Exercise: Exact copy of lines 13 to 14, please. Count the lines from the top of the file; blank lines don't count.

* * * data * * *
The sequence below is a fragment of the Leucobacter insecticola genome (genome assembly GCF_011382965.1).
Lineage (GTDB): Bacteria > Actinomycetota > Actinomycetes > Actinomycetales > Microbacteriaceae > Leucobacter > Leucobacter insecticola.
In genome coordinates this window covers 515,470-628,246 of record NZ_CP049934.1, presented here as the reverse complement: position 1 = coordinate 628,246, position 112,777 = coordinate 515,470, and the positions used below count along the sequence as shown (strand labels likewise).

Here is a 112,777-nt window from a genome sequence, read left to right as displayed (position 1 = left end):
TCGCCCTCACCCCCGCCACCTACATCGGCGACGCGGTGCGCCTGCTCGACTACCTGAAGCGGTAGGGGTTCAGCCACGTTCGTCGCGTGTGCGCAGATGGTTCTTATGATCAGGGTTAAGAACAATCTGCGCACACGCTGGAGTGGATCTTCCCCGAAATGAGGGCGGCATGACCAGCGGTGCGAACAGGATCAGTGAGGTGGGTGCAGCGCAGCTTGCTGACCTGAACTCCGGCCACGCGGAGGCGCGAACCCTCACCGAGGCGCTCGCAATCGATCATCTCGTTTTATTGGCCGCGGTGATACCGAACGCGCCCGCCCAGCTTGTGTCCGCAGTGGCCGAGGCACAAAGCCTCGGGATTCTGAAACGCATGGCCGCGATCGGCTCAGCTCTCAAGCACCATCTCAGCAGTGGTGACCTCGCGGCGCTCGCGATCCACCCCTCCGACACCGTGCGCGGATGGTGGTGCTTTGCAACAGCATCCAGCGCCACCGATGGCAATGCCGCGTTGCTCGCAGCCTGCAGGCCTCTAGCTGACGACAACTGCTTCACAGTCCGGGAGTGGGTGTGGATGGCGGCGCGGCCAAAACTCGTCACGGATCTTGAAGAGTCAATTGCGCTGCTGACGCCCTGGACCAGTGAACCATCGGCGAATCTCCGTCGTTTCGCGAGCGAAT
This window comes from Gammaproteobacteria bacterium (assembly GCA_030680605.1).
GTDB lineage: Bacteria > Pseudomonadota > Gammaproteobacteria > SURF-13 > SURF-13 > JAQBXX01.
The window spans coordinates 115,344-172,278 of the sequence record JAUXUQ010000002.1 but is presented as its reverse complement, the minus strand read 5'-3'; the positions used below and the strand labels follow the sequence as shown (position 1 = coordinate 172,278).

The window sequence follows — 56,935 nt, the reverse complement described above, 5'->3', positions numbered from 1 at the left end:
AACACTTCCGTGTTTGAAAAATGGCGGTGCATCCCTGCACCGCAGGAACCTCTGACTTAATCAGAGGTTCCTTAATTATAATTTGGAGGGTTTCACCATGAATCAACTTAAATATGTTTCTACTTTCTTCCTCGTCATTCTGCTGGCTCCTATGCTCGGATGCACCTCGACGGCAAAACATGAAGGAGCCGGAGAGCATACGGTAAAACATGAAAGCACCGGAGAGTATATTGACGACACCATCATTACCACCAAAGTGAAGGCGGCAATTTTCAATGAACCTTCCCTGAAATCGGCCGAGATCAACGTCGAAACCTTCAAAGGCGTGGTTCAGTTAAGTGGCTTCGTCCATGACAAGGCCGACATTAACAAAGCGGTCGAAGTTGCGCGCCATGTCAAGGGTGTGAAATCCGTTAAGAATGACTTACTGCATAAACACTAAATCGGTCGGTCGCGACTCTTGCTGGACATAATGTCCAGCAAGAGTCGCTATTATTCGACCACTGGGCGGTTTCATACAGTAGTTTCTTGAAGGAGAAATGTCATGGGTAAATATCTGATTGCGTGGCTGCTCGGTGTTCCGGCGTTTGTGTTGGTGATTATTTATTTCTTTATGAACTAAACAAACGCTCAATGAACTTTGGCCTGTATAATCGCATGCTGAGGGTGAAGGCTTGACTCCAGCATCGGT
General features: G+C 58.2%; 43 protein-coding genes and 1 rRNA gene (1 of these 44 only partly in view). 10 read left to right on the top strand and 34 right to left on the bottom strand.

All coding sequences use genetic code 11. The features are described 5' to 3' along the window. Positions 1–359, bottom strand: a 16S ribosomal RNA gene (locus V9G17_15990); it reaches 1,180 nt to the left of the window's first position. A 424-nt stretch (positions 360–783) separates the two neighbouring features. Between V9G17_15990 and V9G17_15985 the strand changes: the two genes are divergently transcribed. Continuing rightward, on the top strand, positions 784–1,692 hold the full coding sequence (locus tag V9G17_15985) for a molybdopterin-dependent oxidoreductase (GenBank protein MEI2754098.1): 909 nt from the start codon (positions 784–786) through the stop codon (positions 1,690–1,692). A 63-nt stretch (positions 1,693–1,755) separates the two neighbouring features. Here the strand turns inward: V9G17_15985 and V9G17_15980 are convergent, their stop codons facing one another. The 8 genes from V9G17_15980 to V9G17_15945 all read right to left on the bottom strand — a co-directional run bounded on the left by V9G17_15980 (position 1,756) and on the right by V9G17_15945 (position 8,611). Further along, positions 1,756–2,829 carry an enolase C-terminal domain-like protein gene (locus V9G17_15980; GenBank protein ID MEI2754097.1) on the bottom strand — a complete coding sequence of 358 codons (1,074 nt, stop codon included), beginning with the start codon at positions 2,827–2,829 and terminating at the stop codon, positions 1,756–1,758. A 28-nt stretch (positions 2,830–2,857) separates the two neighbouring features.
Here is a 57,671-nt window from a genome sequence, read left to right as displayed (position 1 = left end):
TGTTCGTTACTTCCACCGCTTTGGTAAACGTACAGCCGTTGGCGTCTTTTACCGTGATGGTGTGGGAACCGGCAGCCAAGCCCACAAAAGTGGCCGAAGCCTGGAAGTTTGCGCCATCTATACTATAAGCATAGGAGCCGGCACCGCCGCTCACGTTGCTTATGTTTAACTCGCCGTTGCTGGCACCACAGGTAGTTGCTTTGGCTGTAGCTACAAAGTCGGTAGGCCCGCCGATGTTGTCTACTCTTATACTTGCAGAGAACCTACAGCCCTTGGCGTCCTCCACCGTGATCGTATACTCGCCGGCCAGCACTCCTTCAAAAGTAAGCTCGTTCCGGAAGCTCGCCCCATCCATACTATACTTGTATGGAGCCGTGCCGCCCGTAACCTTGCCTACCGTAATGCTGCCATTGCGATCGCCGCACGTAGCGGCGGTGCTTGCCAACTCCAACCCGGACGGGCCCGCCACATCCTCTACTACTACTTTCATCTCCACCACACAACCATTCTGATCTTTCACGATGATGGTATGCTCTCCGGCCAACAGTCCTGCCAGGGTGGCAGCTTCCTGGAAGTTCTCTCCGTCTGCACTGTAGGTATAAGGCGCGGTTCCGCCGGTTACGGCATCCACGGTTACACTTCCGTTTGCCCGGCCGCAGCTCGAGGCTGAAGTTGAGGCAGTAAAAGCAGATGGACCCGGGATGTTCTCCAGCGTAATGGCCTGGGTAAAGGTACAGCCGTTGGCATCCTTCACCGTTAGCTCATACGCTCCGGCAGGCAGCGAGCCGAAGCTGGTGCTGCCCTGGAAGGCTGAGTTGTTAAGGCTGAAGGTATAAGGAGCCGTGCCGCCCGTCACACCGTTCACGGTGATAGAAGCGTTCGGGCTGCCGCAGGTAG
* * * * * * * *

Here is a 57,671-nt window from a genome sequence, read left to right as displayed (position 1 = left end):
TGTTCGTTACTTCCACCGCTTTGGTAAACGTACAGCCGTTGGCGTCTTTTACCGTGATGGTGTGGGAACCGGCAGCCAAGCCCACAAAAGTGGCCGAAGCCTGGAAGTTTGCGCCATCTATACTATAAGCATAGGAGCCGGCACCGCCGCTCACGTTGCTTATGTTTAACTCGCCGTTGCTGGCACCACAGGTAGTTGCTTTGGCTGTAGCTACAAAGTCGGTAGGCCCGCCGATGTTGTCTACTCTTATACTTGCAGAGAACCTACAGCCCTTGGCGTCCTCCACCGTGATCGTATACTCGCCGGCCAGCACTCCTTCAAAAGTAAGCTCGTTCCGGAAGCTCGCCCCATCCATACTATACTTGTATGGAGCCGTGCCGCCCGTAACCTTGCCTACCGTAATGCTGCCATTGCGATCGCCGCACGTAGCGGCGGTGCTTGCCAACTCCAACCCGGACGGGCCCGCCACATCCTCTACTACTACTTTCATCTCCACCACACAACCATTCTGATCTTTCACGATGATGGTATGCTCTCCGGCCAACAGTCCTGCCAGGGTGGCAGCTTCCTGGAAGTTCTCTCCGTCTGCACTGTAGGTATAAGGCGCGGTTCCGCCGGTTACGGCATCCACGGTTACACTTCCGTTTGCCCGGCCGCAGCTCGAGGCTGAAGTTGAGGCAGTAAAAGCAGATGGACCCGGGATGTTCTCCAGCGTAATGGCCTGGGTAAAGGTACAGCCGTTGGCATCCTTCACCGTTAGCTCATACGCTCCGGCAGGCAGCGAGCCGAAGCTGGTGCTGCCCTGGAAGGCTGAGTTGTTAAGGCTGAAGGTATAAGGAGCCGTGCCGCCCGTCACACCGTTCACGGTGATAGAAGCGTTCGGGCTGCCGCAGGTAG